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Practice Management > Building Your Business

What Advisors Can Learn From Software Makers

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“Software is eating the world.”

Jamie McIntyre, CEO of Fortigent, kicked off his session at the IMCA annual conference on Tuesday with that quote by Marc Andreessen from 2003.

By that he meant software is changing the way some industries do business.

For example, car maker Tesla uses sophisticated software to build its cars and maintains those cars with over-the-air software updates. Cars are purchased online, not at dealerships.

Then there’s Dropbox, the online storage system. In five years, McIntyre said, Dropbox has gained 200 million users and now has a $10 billion valuation.

That growth is from access to cash and from its agility, McIntyre said. Dropbox doesn’t have the typical entry barriers, infrastructure and marketing. The cloud replaced the need for extensive infrastructure, and social media and word of mouth took care of expensive marketing strategies.

Agility is when a company can respond to customers’ needs immediately. Building software used to require an initial meeting to determine what the customer needed, and then they weren’t involved again until the product was delivered, McIntyre said. The company building the software would go through the design, coding and testing phases without customer input. If there was a problem, it wasn’t recognized until after the software was released.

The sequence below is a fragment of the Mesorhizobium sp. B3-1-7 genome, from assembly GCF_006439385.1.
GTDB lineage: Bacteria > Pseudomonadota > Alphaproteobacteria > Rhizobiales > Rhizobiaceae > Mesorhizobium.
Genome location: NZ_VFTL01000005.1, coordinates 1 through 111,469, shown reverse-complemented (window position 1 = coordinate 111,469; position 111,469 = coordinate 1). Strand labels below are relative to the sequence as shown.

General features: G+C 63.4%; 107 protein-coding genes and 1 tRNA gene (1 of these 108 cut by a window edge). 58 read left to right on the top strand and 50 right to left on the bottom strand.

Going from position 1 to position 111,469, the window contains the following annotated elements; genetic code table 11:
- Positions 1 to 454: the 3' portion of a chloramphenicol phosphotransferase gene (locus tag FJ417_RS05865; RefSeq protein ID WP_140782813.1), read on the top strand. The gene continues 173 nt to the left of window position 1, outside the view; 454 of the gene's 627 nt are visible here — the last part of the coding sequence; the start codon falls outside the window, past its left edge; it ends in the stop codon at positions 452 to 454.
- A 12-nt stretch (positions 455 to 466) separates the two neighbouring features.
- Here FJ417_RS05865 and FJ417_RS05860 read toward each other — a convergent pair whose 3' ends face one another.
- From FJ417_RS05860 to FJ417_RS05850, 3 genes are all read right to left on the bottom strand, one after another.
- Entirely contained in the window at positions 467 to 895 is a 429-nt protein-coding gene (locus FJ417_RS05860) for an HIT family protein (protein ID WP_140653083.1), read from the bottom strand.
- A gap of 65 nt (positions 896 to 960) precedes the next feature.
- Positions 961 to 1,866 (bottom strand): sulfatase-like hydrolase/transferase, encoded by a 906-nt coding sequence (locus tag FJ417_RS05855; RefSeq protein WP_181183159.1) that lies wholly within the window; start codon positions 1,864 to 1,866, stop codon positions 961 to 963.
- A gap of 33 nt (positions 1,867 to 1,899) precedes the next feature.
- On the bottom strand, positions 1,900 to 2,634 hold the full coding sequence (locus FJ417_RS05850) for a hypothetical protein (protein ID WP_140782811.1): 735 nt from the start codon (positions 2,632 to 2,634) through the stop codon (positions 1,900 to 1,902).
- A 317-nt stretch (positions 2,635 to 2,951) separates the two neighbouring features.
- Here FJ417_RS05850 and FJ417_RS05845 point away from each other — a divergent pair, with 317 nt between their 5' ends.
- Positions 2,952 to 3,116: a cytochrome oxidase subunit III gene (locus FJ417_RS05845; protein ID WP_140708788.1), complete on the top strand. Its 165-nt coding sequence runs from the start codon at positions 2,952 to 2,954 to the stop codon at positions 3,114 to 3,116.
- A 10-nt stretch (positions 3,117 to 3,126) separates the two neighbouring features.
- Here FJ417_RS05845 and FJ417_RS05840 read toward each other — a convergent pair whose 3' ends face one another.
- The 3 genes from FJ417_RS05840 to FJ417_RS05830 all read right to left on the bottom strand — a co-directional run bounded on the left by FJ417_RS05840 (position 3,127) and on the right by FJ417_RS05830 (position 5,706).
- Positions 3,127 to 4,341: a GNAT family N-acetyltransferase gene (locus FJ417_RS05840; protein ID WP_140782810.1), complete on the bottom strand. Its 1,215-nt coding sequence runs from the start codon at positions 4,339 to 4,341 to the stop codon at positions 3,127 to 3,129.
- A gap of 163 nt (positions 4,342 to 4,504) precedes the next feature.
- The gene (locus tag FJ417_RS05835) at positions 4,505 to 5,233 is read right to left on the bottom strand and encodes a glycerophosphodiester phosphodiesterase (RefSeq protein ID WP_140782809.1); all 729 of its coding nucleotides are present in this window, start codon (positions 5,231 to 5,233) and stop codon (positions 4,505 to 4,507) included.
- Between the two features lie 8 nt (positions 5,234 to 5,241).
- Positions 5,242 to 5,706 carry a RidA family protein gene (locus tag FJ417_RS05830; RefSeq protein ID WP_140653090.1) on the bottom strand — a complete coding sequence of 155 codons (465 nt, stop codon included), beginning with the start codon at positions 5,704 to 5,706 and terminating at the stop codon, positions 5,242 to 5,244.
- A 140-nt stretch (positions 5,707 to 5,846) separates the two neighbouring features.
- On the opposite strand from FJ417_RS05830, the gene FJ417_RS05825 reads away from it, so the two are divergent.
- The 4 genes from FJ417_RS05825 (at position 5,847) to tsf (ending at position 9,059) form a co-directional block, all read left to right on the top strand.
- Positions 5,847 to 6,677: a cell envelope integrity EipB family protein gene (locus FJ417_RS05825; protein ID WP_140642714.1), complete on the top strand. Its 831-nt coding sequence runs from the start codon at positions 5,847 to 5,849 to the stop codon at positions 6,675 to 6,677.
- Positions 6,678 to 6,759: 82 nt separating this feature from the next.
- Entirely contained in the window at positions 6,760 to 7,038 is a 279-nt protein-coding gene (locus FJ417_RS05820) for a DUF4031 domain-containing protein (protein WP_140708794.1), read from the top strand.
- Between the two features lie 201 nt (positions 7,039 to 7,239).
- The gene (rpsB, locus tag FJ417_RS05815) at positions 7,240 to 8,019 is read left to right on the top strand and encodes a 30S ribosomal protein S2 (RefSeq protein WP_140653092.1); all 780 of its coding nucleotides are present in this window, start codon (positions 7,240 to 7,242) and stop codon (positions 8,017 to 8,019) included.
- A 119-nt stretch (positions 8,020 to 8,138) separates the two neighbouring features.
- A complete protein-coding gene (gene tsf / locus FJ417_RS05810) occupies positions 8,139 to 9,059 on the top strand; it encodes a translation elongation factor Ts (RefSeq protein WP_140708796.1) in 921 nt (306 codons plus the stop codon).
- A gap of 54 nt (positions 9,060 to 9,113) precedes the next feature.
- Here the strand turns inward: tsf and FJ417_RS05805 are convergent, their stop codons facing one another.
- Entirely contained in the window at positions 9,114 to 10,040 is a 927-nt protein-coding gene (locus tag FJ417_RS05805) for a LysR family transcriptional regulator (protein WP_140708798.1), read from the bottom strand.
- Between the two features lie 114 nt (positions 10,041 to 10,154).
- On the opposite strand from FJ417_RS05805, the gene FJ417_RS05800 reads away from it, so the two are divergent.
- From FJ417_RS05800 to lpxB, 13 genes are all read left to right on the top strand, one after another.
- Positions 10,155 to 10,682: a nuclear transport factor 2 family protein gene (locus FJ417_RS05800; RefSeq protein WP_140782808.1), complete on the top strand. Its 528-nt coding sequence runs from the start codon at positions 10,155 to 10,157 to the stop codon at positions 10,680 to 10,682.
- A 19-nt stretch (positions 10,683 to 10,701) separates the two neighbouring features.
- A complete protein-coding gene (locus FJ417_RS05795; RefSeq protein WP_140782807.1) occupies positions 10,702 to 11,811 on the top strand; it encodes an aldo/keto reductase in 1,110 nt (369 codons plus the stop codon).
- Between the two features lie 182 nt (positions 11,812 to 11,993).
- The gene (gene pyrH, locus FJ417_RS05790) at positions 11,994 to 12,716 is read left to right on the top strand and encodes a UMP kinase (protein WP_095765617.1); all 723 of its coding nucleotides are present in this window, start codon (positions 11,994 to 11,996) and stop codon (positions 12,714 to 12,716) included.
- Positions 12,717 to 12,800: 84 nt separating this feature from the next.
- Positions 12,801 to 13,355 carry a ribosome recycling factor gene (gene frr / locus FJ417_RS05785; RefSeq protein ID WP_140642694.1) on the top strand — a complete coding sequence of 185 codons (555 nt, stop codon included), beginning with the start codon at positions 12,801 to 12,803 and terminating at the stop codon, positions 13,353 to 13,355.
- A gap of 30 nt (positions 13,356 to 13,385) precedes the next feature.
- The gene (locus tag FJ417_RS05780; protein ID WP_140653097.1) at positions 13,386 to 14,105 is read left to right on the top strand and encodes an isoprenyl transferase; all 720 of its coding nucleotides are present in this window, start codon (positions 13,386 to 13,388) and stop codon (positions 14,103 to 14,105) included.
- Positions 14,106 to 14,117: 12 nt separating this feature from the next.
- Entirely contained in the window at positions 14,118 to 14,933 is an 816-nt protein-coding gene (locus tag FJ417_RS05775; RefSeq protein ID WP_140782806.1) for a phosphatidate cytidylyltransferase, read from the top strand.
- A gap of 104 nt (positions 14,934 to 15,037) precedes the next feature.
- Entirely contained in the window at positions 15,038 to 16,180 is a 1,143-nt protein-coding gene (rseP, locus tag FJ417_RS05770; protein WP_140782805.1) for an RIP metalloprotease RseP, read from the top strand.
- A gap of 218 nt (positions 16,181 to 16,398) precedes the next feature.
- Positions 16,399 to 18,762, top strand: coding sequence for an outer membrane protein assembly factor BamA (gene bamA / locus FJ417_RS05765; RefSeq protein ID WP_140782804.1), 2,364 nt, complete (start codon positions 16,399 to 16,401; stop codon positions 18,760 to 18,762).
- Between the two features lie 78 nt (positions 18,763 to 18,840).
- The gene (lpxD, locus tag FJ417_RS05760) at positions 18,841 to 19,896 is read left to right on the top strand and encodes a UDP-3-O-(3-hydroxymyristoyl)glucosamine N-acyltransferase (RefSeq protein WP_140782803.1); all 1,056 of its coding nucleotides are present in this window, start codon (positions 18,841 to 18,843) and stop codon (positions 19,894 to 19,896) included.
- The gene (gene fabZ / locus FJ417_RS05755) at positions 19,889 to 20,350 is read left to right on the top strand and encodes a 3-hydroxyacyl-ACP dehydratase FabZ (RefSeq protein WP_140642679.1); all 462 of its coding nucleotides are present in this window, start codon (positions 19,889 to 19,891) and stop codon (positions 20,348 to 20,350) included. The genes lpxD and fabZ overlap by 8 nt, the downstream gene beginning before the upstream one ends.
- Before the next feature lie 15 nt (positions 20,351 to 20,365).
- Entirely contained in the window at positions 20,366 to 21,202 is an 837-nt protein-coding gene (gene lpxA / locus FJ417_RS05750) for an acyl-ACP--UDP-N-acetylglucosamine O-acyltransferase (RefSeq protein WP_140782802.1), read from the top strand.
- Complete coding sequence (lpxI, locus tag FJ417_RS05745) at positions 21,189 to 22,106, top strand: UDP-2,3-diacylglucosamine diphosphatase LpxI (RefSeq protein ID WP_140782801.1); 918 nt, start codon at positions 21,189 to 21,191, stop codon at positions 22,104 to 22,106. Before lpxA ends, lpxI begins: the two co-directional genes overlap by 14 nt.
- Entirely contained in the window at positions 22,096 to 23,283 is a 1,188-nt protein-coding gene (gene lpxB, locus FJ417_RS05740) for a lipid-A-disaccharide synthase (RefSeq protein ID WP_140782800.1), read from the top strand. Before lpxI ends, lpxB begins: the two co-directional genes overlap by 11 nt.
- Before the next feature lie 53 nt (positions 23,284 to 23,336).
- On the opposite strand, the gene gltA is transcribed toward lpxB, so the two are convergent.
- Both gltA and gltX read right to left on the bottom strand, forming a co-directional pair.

“The problem is they’re only engaging with the customer at the beginning and the end of the process,” McIntyre said.

Cloud-based software isn’t as linear, he said. More agile, cloud-based systems are more collaborative and can respond to changes as they arise. “Being agile is learning by doing small tasks that deliver value,” McIntyre noted.

Robo-advisors have taken those lessons to heart. For example, Wealthfront, an online financial advice provider, has enjoyed explosive growth. Initially launched as a crowdsourced security selection website called kaChing in 2009, it adapted to what consumers were looking for and started offering portfolio management. From $500 million in assets under management in February, the site now manages $800 million, McIntyre said.

There are two rules to effectively adopt these strategies, McIntyre said. First, establish a process that provides incremental value to clients. Then, transparently monitor progress with clients  to evaluate that value.

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